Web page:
The Asian Development Bank (ADB) will give $220 million to Pakistan in the country’s attempt to rebuild and upgrade roads, bridges and other high-priority infrastructure in Punjab and Azad Jammu and Kashmir areas damaged by the 2014 floods.
The Board of Directors of the Manila-based lending agency approved the loan on Tuesday, according to a handout issued by the bank’s local office. The project will be carried out over three years with an expected completion date of June 2018.
The floods in September 2014 displaced over 2.5 million people across 44 districts, and damaged more than 445,000 hectares of agricultural land, causing severe hardship to about a quarter of a million farmers.
A flood assessment report in 2014 estimated recovery needs at around $440 million, including $56 million for building resilience of the affected population and their productive assets, said the ADB.
The ADB loan will be used to rebuild important infrastructure in the worst-hit areas of Punjab province and the districts of Haveli, Kotli and Poonch in AJK. The restored infrastructure will be built to withstand future extreme weather events. The ADB will also extend $2 million technical assistance to increase the capacity of disaster oversight agencies to plan for and handle future disasters.
Pakistan is highly dependent on agriculture and prone to floods and other extreme weather related events like the current severe heat wave, and these will worsen as a result of climate change, said Donneth Walton, Principal Natural Resources and Agriculture Specialist in ADB’s Central and West Asia Department.
The $220-million assistance will support a ‘build-back-better’ approach, with multi-hazard-resistant features incorporated into the restored infrastructure, he added.
The ADB’s assistance will complement relief efforts by other development partners. It will also allow Pakistan to redirect its finances to housing and livelihood cash grants for vulnerable groups, which will help restore economic activity in affected areas.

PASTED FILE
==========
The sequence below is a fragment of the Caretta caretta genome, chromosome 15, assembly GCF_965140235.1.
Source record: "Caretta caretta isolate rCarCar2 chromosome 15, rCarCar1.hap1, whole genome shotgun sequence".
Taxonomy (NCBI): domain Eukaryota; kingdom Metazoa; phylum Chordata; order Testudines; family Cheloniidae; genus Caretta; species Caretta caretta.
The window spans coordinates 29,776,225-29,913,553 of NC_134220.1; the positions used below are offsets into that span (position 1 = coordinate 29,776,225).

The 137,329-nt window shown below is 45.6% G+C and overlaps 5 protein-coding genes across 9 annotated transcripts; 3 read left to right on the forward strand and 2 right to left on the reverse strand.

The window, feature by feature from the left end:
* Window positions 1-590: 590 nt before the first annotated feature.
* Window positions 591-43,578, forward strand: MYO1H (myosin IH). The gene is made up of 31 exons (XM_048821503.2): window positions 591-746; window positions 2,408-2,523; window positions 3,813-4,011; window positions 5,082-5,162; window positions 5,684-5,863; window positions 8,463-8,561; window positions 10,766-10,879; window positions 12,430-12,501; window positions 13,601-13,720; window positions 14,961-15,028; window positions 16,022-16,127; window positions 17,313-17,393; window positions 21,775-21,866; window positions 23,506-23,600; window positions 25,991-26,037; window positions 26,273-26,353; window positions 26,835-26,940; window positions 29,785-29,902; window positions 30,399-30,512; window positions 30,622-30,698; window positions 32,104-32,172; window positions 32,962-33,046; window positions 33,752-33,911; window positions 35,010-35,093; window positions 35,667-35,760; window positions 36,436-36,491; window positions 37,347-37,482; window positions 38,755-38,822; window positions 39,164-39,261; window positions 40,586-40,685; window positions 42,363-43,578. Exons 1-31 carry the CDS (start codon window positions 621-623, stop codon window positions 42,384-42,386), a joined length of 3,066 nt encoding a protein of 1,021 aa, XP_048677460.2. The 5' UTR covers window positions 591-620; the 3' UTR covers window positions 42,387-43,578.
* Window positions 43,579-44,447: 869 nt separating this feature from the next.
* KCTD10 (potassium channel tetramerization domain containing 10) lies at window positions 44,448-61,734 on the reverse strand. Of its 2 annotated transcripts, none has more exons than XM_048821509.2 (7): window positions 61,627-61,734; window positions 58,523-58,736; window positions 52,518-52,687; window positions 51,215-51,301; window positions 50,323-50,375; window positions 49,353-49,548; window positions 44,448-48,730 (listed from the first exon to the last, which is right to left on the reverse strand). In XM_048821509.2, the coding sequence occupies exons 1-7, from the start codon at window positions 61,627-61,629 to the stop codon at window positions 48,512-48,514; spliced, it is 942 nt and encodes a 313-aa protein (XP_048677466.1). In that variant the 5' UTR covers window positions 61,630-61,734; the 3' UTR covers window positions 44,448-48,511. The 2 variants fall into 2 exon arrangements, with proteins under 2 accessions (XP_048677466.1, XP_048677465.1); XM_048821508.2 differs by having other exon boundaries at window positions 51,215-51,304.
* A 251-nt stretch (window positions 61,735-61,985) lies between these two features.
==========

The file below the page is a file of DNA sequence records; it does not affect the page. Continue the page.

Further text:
In the outgoing fiscal year, the ADB’s assistance to Pakistan remained far below estimates. According to the Economic Affairs Division, the ADB gave only $412.4 million in loans from July through May, which was only 38% of the annual estimates of $1.1 billion.
It was the second time in the last four years when the ADB extended loans for rebuilding infrastructure affected by natural disasters. In 2011, the ADB had approved a package of $650 million emergency loan and $4 million technical assistance to help meet urgent reconstruction priorities. The loan had been extended to restore transport network, reconstruct roads, bridges and irrigation system.
However, the loan has not yet been fully utilised due to problems faced by the two executing agencies, the National Highway Authority (NHA) and the Planning and Development Department of the Government of Sindh (PD&D).
The NHA could not timely utilise the loan, resulting into extension of eight months in the closing date of the project. However, despite the extension, till the end of December 2014, the overall progress reached 79% against the revised planned progress of 88%.